As you all know, I love music. I wish I loved visual art or sports more, but I don’t. I love music and with my verkakte ears, its not an easy task. I decided to review the literature and see what the research tells us about music perception in cochlear implants (CI’s).
If you look at some of the earlier research prior to 2000, you barely see much reference to music perception in CI’s. I think the researchers, and engineers were busy working on getting good speech perception. Makes sense. And as the speech perception abilities of CI users began to improve, interest began to shift to other important listening abilities such as musical perception.
One researcher who has done a lot of work in this area is Dr. Kate Gfeller. In a 2000 article (J Am Acad Audiol. 2000 Jul-Aug;11(7):390-406), Gfeller et al found that 83% of adult CI users reported diminished music enjoyment post-implantation. In fact one third of the CI users even avoided music altogether as they found it to be an aversive sound. These are not encouraging results. But do remember that these folks received their implants in the 1990’s. This technology is now 20 years old.
Looi et al, 2007 (Ear & Hearing: April 2007 – Volume 28 – Issue 2 – pp 59S-61S) did a study comparing the music perception of CI users compared to hearing aid (HA) users. Note that the HA users were all potential CI candidates, so they all had significant hearing loss. This study showed that while neither device (HA or CI) provided satisfactory music perception results, the CI users gave slightly better ratings than the HA users. So now we are actually seeing some data showing music perception getting better with a CI, but still not great.
Another study by Looi et al in 2008 (Ear & Hearing: June 2008 – Volume 29 – Issue 3 – pp 421-434) looked again at CI users and HA users who were potential CI candidates. So again these HA users also had significant hearing loss. On a rhythm recognition task, both groups did about the same. On the pitch perception task, the HA users outperformed the CI users (oh oh, not good). In fact many of the CI users needed two pitches to be at more than a quarter of an octave apart before the notes sounded any different. Not good. In western music you need to be able to hear a one semitone difference.
After reading this article, I checked what my skills were like using a CI only. I had my brother play a bunch of two note pairs on a piano keyboard. My task was to say if the two notes were the same or different and then secondly which note was higher in pitch. For the notes above middle C, I was able to reliably report if the two notes were same or different even if they were only one semi-tone apart. I was about 80-90% accurate at identifying which note was higher or lower. For notes below middle C, I needed notes to be at least one full tone apart to get the same level of accuracy, but performance deteriorated as the pitches got lower.
So here’s the thing now. Looks like I am not getting good low frequency pitch perception with the CI which is so critical for music. Low pitches may not be that important for speech as the consonants are mainly high pitched and consonants give you speech intelligibility.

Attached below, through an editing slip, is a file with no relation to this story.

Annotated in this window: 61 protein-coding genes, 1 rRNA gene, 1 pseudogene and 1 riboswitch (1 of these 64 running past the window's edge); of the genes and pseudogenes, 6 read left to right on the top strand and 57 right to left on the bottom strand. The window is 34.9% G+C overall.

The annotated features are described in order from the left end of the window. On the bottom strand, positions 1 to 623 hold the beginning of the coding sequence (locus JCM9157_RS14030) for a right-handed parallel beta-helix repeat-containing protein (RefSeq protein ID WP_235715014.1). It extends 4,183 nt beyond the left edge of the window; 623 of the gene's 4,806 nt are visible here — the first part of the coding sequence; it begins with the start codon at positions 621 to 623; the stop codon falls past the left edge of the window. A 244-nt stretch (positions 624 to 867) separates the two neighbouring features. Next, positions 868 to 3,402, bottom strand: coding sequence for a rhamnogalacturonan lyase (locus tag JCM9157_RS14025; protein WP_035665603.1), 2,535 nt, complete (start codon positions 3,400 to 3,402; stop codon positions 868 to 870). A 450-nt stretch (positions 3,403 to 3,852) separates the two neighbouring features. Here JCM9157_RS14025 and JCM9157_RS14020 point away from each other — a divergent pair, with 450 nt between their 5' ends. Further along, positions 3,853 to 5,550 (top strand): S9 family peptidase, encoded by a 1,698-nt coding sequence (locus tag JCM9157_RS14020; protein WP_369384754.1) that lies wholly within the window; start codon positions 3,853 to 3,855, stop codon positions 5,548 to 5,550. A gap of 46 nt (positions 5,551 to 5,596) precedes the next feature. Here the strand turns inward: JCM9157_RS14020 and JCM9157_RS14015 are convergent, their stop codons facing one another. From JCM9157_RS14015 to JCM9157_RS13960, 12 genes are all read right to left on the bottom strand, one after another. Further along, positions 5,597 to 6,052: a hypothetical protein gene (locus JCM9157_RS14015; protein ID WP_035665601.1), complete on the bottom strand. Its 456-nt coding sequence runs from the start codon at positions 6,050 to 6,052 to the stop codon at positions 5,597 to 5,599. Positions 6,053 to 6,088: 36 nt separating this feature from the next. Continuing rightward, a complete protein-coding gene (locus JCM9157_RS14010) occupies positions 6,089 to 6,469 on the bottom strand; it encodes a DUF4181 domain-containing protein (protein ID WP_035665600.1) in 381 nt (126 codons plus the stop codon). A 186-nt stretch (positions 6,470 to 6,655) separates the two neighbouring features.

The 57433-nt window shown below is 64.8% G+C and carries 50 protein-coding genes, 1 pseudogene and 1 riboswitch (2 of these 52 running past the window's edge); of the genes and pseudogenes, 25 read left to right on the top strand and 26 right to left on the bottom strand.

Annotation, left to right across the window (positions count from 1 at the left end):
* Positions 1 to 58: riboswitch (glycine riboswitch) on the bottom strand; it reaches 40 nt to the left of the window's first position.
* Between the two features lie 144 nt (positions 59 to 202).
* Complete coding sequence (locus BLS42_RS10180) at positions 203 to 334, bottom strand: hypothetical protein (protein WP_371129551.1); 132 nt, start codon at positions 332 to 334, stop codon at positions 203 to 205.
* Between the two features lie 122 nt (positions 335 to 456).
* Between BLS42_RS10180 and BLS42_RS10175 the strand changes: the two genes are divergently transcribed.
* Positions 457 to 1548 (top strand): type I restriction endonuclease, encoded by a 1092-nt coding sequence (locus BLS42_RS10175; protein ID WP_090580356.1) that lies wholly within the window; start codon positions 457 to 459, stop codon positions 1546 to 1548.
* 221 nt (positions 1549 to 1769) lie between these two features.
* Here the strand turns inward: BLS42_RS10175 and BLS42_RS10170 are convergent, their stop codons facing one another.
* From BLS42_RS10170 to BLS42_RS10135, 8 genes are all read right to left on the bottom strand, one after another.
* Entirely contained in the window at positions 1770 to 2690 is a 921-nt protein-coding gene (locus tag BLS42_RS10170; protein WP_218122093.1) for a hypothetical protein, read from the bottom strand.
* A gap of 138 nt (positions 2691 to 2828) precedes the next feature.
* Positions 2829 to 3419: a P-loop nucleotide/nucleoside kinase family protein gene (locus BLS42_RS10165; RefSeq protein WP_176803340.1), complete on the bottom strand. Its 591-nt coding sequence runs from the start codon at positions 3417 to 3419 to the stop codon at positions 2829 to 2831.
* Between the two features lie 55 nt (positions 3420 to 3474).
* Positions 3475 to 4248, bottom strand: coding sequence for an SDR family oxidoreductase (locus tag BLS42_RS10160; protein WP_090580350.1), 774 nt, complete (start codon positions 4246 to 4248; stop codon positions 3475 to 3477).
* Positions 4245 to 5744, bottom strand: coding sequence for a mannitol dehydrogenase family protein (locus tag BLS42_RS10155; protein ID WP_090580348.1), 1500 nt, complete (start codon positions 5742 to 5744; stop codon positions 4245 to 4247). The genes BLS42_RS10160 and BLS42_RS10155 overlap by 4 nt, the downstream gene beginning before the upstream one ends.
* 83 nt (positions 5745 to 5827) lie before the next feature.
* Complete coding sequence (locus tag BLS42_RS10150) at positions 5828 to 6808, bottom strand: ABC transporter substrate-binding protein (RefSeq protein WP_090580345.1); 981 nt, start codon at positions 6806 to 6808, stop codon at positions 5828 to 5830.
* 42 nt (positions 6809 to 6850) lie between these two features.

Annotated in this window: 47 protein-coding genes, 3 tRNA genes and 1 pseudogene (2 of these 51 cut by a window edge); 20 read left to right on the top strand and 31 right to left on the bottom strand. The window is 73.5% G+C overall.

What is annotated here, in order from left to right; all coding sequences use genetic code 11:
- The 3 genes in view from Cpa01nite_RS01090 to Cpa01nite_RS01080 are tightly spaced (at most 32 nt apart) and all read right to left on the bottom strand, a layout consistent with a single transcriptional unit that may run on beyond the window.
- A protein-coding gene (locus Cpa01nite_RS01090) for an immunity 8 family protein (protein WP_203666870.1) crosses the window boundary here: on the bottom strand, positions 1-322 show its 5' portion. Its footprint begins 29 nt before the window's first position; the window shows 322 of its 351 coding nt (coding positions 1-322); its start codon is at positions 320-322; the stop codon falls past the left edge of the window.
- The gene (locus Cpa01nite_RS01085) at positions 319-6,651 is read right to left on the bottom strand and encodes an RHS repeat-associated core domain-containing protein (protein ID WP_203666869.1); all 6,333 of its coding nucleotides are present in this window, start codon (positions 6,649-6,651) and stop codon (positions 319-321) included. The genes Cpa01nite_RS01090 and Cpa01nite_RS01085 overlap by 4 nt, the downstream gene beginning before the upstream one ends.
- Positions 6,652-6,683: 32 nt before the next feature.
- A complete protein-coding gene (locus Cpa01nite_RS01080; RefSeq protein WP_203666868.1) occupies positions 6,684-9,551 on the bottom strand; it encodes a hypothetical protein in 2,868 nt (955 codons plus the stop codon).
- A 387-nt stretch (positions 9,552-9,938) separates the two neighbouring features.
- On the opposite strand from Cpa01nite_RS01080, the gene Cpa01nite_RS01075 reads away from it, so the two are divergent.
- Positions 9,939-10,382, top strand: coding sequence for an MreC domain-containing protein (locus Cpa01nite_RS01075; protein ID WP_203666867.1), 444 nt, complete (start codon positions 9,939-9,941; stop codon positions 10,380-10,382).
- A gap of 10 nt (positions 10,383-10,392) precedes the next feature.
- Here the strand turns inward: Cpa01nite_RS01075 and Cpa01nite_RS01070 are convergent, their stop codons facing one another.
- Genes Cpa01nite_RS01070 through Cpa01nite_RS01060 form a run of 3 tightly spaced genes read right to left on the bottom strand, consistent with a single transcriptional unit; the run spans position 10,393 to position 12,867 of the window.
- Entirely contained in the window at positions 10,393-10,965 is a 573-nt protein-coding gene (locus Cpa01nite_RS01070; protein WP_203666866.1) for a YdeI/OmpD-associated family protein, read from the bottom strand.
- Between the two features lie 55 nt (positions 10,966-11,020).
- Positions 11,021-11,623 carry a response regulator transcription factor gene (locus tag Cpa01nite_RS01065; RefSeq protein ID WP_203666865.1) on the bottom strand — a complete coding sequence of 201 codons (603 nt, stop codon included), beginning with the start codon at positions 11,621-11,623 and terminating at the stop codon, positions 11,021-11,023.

I therefore personally decided to use a hearing aid in my non-implanted ear. I hear music much better whilst using a combination of a HA and a CI. But is it just me? No. A study be El Fata et al (Audiol Neurootol. 2009;14 Suppl 1:14-21. Epub 2009 Apr 22) looked at 14 adults who continued to use a hearing aid in their non-implanted ear after getting a CI. Subjects were asked to identify excerpts from 15 popular songs, which were familiar to them. The presentations were done bimodally, with the CI alone and then HA alone. Musical excerpts were presented in each condition with and then without lyrics. Those subjects who had more low frequency residual hearing (> 85 dB HL in the lows) did much better on all the tasks with both a CI and an HA than either the CI only condition or HA alone.
Another study by Gfeller et al in 2007 (Ear & Hearing: June 2007 – Volume 28 – Issue 3 – pp 412-423) also confirms the need for better low frequency hearing for music perception. In this study, CI users which electrical only stimulation (the regular type of CI) were compared to subjects with a hybrid implant. The hybrid implant uses a shorter electrode array for giving you the high pitches whilst still using a hearing aid type of air conduction for the low pitches. Usesing low frequecny acoustic hearing significantly improved pitch perception compared with elctric only CI’s. But before you go rushing off asking for a hybrid implant, you need to know that not everyone can get one of those. You need to still have sufficient low frequency hearing.
So here’s what I can conclude from these articles:
1. The newer studies seem to show better music perception in CI users than older studies. This is most likely due to improvements in technology in which the newer implants give a richer sound than the older devices.
2. Music perception with a CI via electrical stimulation could still be improved. It seems to be related to the poor perception of the low frequencies.
3. If you still have some usable residual hearing in your non-implanted ear, use a hearing aid in that ear.
4. Help your ears by making music easier to hear. Use some of the techniques I use by adding FM technology to your CI and hearing aid for either live music or with an iPod.